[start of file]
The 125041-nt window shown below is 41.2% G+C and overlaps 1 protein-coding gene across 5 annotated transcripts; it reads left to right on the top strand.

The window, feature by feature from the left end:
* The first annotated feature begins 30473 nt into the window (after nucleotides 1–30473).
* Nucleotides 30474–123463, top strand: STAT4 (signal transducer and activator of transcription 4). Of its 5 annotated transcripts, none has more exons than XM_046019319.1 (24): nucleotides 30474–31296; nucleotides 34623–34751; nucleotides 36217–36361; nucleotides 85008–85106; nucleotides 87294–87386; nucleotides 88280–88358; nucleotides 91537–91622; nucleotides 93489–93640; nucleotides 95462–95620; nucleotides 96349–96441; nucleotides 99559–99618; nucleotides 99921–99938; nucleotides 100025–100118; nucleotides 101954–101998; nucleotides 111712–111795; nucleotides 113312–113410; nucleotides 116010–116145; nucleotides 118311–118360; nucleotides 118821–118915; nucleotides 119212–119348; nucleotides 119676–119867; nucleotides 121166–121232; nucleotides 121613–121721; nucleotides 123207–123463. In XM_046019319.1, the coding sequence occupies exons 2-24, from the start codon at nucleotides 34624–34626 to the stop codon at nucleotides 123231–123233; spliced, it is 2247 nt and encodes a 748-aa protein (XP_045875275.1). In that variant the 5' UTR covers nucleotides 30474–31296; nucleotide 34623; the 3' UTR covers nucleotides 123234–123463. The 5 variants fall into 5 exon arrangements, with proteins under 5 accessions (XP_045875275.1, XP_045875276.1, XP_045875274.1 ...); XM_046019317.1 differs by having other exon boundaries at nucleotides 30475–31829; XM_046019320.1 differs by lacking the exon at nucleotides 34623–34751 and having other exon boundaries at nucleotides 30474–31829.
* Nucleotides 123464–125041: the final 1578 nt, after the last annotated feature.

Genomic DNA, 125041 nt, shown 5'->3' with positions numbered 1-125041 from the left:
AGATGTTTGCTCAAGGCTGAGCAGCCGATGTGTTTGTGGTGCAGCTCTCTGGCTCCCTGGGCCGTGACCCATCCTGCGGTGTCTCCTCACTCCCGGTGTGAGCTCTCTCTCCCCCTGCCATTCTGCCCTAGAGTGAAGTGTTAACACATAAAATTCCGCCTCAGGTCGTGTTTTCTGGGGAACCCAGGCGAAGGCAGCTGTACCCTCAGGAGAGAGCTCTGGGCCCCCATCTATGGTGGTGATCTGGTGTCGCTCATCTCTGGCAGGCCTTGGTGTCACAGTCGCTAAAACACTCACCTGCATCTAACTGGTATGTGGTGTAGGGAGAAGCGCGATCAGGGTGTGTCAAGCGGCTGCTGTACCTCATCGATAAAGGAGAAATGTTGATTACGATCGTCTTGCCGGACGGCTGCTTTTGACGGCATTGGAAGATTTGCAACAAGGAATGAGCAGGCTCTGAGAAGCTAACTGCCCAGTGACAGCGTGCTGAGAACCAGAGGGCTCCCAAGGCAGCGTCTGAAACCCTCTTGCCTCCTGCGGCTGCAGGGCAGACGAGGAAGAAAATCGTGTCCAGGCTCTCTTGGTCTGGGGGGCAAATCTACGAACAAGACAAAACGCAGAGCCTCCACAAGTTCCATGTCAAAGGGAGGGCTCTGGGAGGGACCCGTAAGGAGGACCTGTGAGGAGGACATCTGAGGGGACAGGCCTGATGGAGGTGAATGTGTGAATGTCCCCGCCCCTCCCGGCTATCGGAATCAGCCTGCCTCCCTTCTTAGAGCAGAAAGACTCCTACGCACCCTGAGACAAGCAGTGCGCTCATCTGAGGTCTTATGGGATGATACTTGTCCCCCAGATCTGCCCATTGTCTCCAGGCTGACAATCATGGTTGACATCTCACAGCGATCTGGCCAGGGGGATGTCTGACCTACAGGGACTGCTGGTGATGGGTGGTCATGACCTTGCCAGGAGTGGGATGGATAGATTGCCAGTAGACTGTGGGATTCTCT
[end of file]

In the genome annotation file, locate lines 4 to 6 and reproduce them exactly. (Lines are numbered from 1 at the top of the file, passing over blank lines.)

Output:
* Nucleotides 30474–123463, top strand: STAT4 (signal transducer and activator of transcription 4). Of its 5 annotated transcripts, none has more exons than XM_046019319.1 (24): nucleotides 30474–31296; nucleotides 34623–34751; nucleotides 36217–36361; nucleotides 85008–85106; nucleotides 87294–87386; nucleotides 88280–88358; nucleotides 91537–91622; nucleotides 93489–93640; nucleotides 95462–95620; nucleotides 96349–96441; nucleotides 99559–99618; nucleotides 99921–99938; nucleotides 100025–100118; nucleotides 101954–101998; nucleotides 111712–111795; nucleotides 113312–113410; nucleotides 116010–116145; nucleotides 118311–118360; nucleotides 118821–118915; nucleotides 119212–119348; nucleotides 119676–119867; nucleotides 121166–121232; nucleotides 121613–121721; nucleotides 123207–123463. In XM_046019319.1, the coding sequence occupies exons 2-24, from the start codon at nucleotides 34624–34626 to the stop codon at nucleotides 123231–123233; spliced, it is 2247 nt and encodes a 748-aa protein (XP_045875275.1). In that variant the 5' UTR covers nucleotides 30474–31296; nucleotide 34623; the 3' UTR covers nucleotides 123234–123463. The 5 variants fall into 5 exon arrangements, with proteins under 5 accessions (XP_045875275.1, XP_045875276.1, XP_045875274.1 ...); XM_046019317.1 differs by having other exon boundaries at nucleotides 30475–31829; XM_046019320.1 differs by lacking the exon at nucleotides 34623–34751 and having other exon boundaries at nucleotides 30474–31829.
* Nucleotides 123464–125041: the final 1578 nt, after the last annotated feature.

Genomic DNA, 125041 nt, shown 5'->3' with positions numbered 1-125041 from the left: